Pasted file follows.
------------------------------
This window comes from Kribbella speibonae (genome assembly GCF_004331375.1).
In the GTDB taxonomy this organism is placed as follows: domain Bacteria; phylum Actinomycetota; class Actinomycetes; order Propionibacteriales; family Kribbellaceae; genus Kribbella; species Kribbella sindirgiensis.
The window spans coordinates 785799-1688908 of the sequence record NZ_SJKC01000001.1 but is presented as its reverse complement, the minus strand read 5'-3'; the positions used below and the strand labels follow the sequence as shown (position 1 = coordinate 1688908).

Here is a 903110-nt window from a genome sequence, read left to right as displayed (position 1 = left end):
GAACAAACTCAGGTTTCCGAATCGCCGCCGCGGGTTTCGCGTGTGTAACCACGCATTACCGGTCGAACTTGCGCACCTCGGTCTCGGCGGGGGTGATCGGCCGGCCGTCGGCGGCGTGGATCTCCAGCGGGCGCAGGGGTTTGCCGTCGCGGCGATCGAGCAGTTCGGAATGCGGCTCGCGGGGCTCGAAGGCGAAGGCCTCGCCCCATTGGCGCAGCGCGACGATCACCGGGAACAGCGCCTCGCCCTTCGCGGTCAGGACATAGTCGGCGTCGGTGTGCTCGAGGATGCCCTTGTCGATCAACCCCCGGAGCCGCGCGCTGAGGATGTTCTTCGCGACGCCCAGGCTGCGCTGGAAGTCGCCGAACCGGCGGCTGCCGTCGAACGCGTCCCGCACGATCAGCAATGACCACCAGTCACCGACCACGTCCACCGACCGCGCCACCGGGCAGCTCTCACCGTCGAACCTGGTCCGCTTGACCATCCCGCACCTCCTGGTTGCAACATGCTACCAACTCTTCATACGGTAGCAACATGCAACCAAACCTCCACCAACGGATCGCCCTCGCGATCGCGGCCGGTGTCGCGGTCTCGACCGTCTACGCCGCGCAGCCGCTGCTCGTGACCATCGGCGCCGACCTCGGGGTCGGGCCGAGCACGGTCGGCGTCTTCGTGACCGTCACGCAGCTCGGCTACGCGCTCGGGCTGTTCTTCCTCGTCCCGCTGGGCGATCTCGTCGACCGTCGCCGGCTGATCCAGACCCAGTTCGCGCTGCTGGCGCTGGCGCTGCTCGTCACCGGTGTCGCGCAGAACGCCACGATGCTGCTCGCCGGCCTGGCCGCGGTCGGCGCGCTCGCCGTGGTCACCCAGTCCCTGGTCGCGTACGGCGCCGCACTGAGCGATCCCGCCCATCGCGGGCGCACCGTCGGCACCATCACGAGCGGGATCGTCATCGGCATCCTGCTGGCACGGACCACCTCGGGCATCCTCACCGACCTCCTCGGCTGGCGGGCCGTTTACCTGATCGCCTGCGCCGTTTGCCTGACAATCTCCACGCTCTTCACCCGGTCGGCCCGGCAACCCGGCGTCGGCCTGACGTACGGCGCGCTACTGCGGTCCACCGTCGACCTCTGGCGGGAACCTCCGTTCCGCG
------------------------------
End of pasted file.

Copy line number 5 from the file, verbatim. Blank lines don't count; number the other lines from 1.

GAACAAACTCAGGTTTCCGAATCGCCGCCGCGGGTTTCGCGTGTGTAACCACGCATTACCGGTCGAACTTGCGCACCTCGGTCTCGGCGGGGGTGATCGGCCGGCCGTCGGCGGCGTGGATCTCCAGCGGGCGCAGGGGTTTGCCGTCGCGGCGATCGAGCAGTTCGGAATGCGGCTCGCGGGGCTCGAAGGCGAAGGCCTCGCCCCATTGGCGCAGCGCGACGATCACCGGGAACAGCGCCTCGCCCTTCGCGGTCAGGACATAGTCGGCGTCGGTGTGCTCGAGGATGCCCTTGTCGATCAACCCCCGGAGCCGCGCGCTGAGGATGTTCTTCGCGACGCCCAGGCTGCGCTGGAAGTCGCCGAACCGGCGGCTGCCGTCGAACGCGTCCCGCACGATCAGCAATGACCACCAGTCACCGACCACGTCCACCGACCGCGCCACCGGGCAGCTCTCACCGTCGAACCTGGTCCGCTTGACCATCCCGCACCTCCTGGTTGCAACATGCTACCAACTCTTCATACGGTAGCAACATGCAACCAAACCTCCACCAACGGATCGCCCTCGCGATCGCGGCCGGTGTCGCGGTCTCGACCGTCTACGCCGCGCAGCCGCTGCTCGTGACCATCGGCGCCGACCTCGGGGTCGGGCCGAGCACGGTCGGCGTCTTCGTGACCGTCACGCAGCTCGGCTACGCGCTCGGGCTGTTCTTCCTCGTCCCGCTGGGCGATCTCGTCGACCGTCGCCGGCTGATCCAGACCCAGTTCGCGCTGCTGGCGCTGGCGCTGCTCGTCACCGGTGTCGCGCAGAACGCCACGATGCTGCTCGCCGGCCTGGCCGCGGTCGGCGCGCTCGCCGTGGTCACCCAGTCCCTGGTCGCGTACGGCGCCGCACTGAGCGATCCCGCCCATCGCGGGCGCACCGTCGGCACCATCACGAGCGGGATCGTCATCGGCATCCTGCTGGCACGGACCACCTCGGGCATCCTCACCGACCTCCTCGGCTGGCGGGCCGTTTACCTGATCGCCTGCGCCGTTTGCCTGACAATCTCCACGCTCTTCACCCGGTCGGCCCGGCAACCCGGCGTCGGCCTGACGTACGGCGCGCTACTGCGGTCCACCGTCGACCTCTGGCGGGAACCTCCGTTCCGCG